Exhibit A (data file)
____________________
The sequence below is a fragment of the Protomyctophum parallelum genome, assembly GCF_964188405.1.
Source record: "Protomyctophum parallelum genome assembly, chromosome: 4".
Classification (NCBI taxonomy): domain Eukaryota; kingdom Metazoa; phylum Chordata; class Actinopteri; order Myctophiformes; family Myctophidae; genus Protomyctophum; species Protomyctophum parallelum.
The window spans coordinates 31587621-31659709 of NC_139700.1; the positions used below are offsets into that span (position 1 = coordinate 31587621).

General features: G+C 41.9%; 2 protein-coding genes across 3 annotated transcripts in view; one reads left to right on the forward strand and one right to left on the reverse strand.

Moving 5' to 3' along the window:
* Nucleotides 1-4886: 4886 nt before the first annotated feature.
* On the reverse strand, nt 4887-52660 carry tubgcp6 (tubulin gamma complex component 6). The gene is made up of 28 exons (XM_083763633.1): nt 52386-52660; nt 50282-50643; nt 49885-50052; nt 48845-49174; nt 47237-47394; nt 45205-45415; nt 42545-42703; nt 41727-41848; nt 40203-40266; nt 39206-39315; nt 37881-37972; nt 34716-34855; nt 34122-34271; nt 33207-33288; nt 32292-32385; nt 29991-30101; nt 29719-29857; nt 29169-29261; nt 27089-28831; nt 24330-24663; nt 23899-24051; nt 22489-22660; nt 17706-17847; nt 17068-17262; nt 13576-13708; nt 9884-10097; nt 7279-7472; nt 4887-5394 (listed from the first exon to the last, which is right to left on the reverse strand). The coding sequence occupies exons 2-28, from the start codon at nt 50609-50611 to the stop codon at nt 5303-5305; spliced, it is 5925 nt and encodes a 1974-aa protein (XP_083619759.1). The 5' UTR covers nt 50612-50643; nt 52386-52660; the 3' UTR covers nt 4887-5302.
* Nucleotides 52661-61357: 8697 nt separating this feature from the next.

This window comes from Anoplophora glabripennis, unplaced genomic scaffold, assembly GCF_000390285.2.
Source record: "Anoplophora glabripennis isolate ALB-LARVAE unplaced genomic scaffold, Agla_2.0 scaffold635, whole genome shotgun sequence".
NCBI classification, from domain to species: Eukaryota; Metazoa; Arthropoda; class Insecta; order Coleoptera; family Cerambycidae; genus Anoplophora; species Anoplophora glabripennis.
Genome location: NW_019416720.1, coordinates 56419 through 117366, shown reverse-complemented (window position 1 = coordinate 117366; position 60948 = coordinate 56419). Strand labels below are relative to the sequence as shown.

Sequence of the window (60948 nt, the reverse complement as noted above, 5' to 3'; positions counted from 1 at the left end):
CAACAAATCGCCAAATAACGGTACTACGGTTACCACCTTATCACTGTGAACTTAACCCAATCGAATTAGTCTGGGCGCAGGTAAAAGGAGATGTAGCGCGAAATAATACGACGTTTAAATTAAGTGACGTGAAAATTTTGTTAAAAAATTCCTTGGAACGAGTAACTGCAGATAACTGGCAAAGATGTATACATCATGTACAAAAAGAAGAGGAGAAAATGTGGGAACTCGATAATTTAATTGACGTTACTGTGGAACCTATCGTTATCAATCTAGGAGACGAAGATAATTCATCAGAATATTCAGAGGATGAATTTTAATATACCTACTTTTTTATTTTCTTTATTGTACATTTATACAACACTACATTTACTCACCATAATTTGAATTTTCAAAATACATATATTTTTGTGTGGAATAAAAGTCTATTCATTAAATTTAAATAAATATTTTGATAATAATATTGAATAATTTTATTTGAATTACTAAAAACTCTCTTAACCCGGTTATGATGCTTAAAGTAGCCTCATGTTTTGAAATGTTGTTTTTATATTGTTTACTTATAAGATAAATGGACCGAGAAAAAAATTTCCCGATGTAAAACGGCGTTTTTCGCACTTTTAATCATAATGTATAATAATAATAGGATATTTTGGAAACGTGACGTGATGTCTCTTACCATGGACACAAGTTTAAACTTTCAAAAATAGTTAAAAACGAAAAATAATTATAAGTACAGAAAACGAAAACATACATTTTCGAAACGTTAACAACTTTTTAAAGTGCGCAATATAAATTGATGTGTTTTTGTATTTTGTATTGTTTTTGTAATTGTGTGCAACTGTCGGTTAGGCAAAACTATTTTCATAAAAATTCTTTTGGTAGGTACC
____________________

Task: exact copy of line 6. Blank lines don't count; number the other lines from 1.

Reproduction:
Moving 5' to 3' along the window: